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Everyone admires a beautiful, lush, healthy lawn. The first step in achieving one is soil testing to determine the proper nutrient program for maximum turf building. Samples should be taken from several areas of the lawn, especially if they vary substantially in drainage, soil type or other characteristics. Flower and shrubbery beds should also be tested so the particular requirements can be met. This simple analysis will provide data to manage a more luxurious lawn, brilliant flowers and dense landscape foliage.
Soil testing is the best scientific method available to evaluate the nutritional status of the soil. Nutrient stresses and imbalances can reduce plant vigor, which increases the plants susceptibility to damage from drought, disease, insects, and other conditions.
That is why soil testing is important. And with so much at stake, your test must be as accurate as possible. Expert testing does not just happen; it’s the result of experienced people, reliable instruments, and a host of related factors. Dan’s Green Side Up will provide you with professional dedication to accuracy.
The soil foundation influences the long-term health and sustainability of a lawn and landscape more than any other factor
For soil to be productive for what you’re growing, it has to contain the right mix of nutrients and trace minerals. Its structure should have a healthy balance of clay, sand, loam, and organic material. Also, it must have the right pH level for your plants or lawn. The only real way to know what’s in your soil is to test it. Our soil test gives you a complete analysis, so you’ll know if you need to add organic material, lime, or other amendments. In short, a simple test can make a big difference, because you’ll know how to solve problems that may have stumped you in the past.
Soil tests can tell you many things about your soil but usually cover the soil pH, nutrients present in the soil and cation exchange capacity. These items can go along way in helping you determine what your lawn needs. Soil pH varies for each plant species but in general most plants are in the 6.5 ot 7 range . A few exceptions like rhododendrons and clematis do occur. For turf a pH range of 6.5 to 7 is a good range. Depending on your soil result you will know whether you need to increase or decrease you pH. A little known fact that adding organic matter tends to move the soil to a neutral pH of 7.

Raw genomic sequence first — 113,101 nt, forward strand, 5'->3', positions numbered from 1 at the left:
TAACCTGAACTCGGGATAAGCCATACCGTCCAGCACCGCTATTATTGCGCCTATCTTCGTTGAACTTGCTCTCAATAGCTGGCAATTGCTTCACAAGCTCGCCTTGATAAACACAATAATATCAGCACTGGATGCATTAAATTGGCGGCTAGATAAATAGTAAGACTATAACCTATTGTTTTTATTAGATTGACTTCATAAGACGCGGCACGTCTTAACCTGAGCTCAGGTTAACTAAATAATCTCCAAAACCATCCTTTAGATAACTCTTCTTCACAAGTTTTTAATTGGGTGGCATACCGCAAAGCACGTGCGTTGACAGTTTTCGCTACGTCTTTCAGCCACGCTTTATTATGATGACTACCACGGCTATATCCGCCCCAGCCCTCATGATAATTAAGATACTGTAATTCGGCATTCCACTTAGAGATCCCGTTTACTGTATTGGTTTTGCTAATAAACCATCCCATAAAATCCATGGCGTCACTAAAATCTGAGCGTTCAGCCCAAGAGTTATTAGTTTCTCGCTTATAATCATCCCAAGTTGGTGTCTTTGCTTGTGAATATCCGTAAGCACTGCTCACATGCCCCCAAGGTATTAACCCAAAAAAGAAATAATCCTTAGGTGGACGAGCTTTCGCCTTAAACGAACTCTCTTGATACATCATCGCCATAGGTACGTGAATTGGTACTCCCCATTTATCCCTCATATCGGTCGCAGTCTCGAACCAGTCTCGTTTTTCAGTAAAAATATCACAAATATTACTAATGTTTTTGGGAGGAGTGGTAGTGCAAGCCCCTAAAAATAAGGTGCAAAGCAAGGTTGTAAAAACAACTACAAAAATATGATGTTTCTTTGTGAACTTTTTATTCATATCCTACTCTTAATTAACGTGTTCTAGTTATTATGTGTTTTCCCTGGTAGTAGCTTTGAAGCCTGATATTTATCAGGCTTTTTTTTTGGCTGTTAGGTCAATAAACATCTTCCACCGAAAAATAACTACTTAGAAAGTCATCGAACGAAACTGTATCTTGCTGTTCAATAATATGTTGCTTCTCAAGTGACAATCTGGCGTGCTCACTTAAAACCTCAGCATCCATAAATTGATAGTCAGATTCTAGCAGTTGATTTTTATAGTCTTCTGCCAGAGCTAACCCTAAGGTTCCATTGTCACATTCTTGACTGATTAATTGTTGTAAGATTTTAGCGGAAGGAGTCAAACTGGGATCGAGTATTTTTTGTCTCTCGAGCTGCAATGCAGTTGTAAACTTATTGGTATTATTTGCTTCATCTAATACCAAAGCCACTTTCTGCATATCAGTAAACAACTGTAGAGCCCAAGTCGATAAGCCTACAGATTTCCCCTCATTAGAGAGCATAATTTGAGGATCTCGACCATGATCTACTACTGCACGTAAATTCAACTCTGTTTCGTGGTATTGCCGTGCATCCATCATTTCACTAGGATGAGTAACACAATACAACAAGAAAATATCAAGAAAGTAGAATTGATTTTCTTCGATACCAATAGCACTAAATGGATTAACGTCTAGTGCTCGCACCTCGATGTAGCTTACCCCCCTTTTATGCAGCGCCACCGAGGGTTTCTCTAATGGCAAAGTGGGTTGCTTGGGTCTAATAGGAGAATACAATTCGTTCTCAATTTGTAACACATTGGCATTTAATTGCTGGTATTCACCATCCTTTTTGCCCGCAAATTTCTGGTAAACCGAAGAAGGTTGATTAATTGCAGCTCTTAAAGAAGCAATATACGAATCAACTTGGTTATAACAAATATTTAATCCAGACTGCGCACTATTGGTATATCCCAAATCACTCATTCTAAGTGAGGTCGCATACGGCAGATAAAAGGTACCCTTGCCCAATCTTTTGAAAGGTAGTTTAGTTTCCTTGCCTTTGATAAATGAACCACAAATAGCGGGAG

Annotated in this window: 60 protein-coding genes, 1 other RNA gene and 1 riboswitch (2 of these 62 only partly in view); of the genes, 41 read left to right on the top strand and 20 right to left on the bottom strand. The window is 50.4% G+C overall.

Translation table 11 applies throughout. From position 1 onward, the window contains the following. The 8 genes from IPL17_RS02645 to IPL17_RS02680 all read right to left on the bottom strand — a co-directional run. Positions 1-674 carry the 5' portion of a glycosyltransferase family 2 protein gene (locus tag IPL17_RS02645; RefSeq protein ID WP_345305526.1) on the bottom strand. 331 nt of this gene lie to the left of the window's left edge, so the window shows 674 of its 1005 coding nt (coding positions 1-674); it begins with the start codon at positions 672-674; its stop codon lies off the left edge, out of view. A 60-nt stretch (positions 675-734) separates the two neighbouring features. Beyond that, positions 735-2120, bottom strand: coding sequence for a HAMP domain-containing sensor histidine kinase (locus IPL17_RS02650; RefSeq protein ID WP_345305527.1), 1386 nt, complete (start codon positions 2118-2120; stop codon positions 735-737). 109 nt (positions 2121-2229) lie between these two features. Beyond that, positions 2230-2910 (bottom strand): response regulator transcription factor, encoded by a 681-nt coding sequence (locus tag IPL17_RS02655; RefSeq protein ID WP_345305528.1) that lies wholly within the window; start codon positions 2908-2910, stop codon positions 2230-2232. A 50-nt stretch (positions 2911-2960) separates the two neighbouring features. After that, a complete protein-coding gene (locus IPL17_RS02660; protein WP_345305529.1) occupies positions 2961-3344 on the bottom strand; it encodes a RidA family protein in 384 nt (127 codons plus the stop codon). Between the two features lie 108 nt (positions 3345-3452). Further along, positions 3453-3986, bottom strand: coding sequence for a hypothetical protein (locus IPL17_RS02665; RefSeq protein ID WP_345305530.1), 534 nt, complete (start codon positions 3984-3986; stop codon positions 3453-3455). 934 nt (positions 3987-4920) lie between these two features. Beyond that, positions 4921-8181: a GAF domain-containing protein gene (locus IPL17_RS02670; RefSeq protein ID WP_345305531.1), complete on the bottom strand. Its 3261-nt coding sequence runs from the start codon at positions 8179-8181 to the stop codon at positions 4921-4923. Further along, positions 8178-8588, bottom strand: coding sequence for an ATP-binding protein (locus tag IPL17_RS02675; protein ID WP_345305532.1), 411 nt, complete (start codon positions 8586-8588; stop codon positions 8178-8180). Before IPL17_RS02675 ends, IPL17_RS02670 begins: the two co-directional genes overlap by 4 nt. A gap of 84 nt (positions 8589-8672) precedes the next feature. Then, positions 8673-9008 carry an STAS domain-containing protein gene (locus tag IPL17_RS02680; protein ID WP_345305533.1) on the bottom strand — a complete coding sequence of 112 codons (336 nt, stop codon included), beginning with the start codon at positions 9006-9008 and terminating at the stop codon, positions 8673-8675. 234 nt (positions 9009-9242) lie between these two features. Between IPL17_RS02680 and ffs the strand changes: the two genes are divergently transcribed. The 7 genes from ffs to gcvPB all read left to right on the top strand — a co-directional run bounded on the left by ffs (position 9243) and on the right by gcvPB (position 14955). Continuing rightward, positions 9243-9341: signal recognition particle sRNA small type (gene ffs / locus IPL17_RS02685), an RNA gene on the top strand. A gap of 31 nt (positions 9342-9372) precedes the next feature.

The soil test will tell you how much of each of the three main or macro-nutrients (nitrogen, phosphorous, potassium) you may need to add . Micronutrients such as iron, boron, magnesium and calcium may also be assessed and recommendations for these elements may be given as well. A soil test tells you if the nutrients are there and if their being absorbed by the plant.
A soil test will give you a good idea if the nutrients are available by providing you with Cation Exchange Capacity (C.E.C) number. This number is basically an idea as to how well your soil will hold nutrients and become available to the roots of the plants. Type of soil has a direct effect on the C.E.C number as sandy soil tend to have a low number. A low C.E.C number can mean that nutrients may have a higher leaching potential. The C.E.C number is not perfect and the only way to be sure plants are absorbing nutrients is with a tissue test.
A soil test indicates a baseline for lawn fertilization program recommendations and how to maintain proper sustainable plant health. Soil properties are such a large topic, a more details may be find in this link.
Enjoy “the other side of the fence” and schedule a soil test with Dan’s Green Side Up!